Monday 3 February 2020

Dick van Galen Last - A Decade On

In the circle of life
A week ago, I sank into sudden indisposition that resulted in hospitalisation, I am now back home in recovery and regaining my strength back.
In that short week, a lot has happened and much of it forgettable, but that is one subject I want to cover. It was exactly a decade ago that my phone rang with the Caller-ID of my friend, who I was unable to chat for a couple of weeks and too incapacitated to attend his PhD viva voce due to the effects of chemotherapy.
However, he was not the one on the line, but his lodger Ousmane Ndoye, who for the past decade then made a fortnightly visit to my apartment to clean it up and set things right. I was left reeling at the news he had to share. Dick and I had spoken just after Christmas of his non-Hodgkin lymphoma diagnosis, we shared the same consultant and oncologist. I remember saying to him, we might meet up at a chemotherapy session at the hospital.
In the presence of death
Alas, it never happened. The next time I saw Dick after that conversation was in his bed, dressed up and lying there mostly at the insistence of Ousmane that Dick had spent enough time in hospitals. Dick’s many friends had the unique opportunity to visit him in his room to pay respects before he was interred 5 days later.
Dick van Galen Last died on the 2nd of February 2010 just 8 days short of his 58th birthday. I had known him for 14 years, we met in Paris in 1996 and when I moved to the Netherlands in 2010, he was the one who welcomed me and gave me board for the first month before I settled in and found my own place.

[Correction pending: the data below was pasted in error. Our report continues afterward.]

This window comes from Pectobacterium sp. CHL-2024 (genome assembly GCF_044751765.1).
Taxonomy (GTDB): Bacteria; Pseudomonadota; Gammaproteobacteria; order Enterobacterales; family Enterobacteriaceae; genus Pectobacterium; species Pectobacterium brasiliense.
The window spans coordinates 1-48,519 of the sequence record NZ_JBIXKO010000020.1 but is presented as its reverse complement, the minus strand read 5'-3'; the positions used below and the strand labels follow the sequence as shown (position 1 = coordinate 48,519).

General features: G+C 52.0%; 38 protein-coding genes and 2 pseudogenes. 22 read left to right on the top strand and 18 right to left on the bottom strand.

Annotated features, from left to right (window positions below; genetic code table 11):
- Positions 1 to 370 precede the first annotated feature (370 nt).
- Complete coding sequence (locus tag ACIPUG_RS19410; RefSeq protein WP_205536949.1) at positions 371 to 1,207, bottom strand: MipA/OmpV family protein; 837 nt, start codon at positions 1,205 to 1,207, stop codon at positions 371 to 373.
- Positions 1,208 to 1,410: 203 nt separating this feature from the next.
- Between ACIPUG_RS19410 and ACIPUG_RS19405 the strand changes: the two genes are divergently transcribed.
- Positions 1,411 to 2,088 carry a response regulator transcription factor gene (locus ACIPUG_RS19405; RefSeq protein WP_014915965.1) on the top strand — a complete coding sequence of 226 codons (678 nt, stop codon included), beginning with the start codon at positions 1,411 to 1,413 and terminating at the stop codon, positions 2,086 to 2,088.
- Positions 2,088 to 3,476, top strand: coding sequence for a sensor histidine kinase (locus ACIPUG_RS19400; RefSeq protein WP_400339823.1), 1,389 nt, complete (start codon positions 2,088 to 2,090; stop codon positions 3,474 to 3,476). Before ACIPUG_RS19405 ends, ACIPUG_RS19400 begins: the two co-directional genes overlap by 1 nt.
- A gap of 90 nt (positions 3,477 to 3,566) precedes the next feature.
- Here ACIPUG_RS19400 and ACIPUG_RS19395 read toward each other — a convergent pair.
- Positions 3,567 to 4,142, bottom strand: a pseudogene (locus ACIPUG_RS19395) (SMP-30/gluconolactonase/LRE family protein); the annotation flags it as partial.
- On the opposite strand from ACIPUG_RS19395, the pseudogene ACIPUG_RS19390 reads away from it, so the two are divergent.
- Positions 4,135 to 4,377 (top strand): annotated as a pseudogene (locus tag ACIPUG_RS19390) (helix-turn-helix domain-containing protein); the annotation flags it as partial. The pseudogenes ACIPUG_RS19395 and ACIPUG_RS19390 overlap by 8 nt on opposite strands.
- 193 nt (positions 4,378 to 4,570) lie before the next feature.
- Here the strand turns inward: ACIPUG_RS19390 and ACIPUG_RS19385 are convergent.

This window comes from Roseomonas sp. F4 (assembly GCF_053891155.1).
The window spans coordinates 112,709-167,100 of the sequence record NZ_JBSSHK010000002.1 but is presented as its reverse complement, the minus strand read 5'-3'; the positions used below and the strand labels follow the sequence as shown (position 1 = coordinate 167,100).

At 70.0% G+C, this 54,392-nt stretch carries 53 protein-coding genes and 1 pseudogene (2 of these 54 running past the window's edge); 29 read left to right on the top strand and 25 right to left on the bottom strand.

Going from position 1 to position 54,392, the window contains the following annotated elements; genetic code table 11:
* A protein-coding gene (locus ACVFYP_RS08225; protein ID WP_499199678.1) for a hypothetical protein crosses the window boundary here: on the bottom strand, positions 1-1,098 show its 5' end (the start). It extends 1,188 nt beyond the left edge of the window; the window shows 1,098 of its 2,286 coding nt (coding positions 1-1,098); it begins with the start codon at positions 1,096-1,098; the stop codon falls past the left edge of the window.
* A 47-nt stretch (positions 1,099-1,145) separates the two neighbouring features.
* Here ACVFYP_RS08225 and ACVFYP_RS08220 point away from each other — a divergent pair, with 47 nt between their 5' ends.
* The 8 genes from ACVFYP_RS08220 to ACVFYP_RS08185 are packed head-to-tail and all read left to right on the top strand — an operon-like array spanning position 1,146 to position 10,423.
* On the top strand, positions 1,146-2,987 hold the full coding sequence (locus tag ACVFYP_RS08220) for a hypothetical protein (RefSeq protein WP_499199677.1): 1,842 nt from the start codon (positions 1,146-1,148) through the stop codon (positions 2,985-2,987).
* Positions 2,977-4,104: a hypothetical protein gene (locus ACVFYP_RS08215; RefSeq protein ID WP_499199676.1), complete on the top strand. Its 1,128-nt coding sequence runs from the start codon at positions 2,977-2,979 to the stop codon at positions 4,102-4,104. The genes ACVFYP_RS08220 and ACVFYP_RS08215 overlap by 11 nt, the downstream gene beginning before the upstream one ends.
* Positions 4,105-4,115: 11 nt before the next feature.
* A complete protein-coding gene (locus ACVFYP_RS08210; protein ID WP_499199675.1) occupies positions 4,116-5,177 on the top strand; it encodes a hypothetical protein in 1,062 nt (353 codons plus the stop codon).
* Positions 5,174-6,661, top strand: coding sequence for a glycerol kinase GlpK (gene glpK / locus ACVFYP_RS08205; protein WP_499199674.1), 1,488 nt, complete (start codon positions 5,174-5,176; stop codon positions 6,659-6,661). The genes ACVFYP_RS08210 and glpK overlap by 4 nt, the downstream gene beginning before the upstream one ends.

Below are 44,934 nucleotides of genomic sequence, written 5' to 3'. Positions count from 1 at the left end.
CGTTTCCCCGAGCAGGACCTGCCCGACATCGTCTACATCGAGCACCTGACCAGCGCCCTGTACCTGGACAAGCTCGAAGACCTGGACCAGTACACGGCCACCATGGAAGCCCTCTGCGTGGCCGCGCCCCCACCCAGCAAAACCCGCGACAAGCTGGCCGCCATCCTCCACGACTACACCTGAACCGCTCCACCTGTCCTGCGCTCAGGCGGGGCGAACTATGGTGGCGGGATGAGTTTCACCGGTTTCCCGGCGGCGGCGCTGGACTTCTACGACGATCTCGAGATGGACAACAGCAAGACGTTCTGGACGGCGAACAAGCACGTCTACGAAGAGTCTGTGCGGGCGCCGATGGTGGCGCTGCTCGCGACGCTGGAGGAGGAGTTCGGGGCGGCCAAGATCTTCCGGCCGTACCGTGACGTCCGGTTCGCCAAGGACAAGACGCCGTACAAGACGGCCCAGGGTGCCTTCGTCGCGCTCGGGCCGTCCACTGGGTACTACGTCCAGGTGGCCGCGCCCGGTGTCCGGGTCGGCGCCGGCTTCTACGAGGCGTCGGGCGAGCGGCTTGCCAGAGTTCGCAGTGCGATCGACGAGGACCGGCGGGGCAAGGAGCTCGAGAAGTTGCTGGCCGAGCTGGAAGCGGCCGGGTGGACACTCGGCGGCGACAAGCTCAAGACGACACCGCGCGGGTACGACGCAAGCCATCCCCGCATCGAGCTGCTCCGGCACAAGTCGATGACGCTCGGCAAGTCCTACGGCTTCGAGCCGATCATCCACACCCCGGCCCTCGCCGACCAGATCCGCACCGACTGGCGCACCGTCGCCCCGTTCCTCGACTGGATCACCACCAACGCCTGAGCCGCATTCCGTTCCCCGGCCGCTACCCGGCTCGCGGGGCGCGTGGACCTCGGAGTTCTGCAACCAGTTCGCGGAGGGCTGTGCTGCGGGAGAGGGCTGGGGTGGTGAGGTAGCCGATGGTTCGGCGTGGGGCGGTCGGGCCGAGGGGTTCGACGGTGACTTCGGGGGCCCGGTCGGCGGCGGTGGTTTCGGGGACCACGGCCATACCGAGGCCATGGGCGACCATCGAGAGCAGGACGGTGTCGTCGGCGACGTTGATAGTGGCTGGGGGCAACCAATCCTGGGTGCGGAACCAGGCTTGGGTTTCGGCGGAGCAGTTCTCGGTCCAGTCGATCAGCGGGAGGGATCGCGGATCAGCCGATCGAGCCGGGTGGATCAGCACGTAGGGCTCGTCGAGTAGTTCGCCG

In hope and remembrance
Dick was many things to many people; on the 8th of February 2010 when he was interred at the St Barbara Cemetery, there were over 300 attendees who came to celebrate his life and send him off. I could not wait until he was committed to earth because it had to attend what became my last session of chemotherapy.
We last met for a few hours at my place on the 16th of October 2009, just a week after my 18-day stay in hospital when I was diagnosed with cancer. To many, he was a friend, a helper, a raconteur, a polyglot, and an academic, the legacy of some of his research was republished with editing in Black Shame (2016).
Even after a decade, for this great and true friend, confidante, ever full of life and encouragement, outgoing, benevolent and always generous with his time and means, are the fondest memories.
Dick, rest in peace, always – you’re never forgotten.

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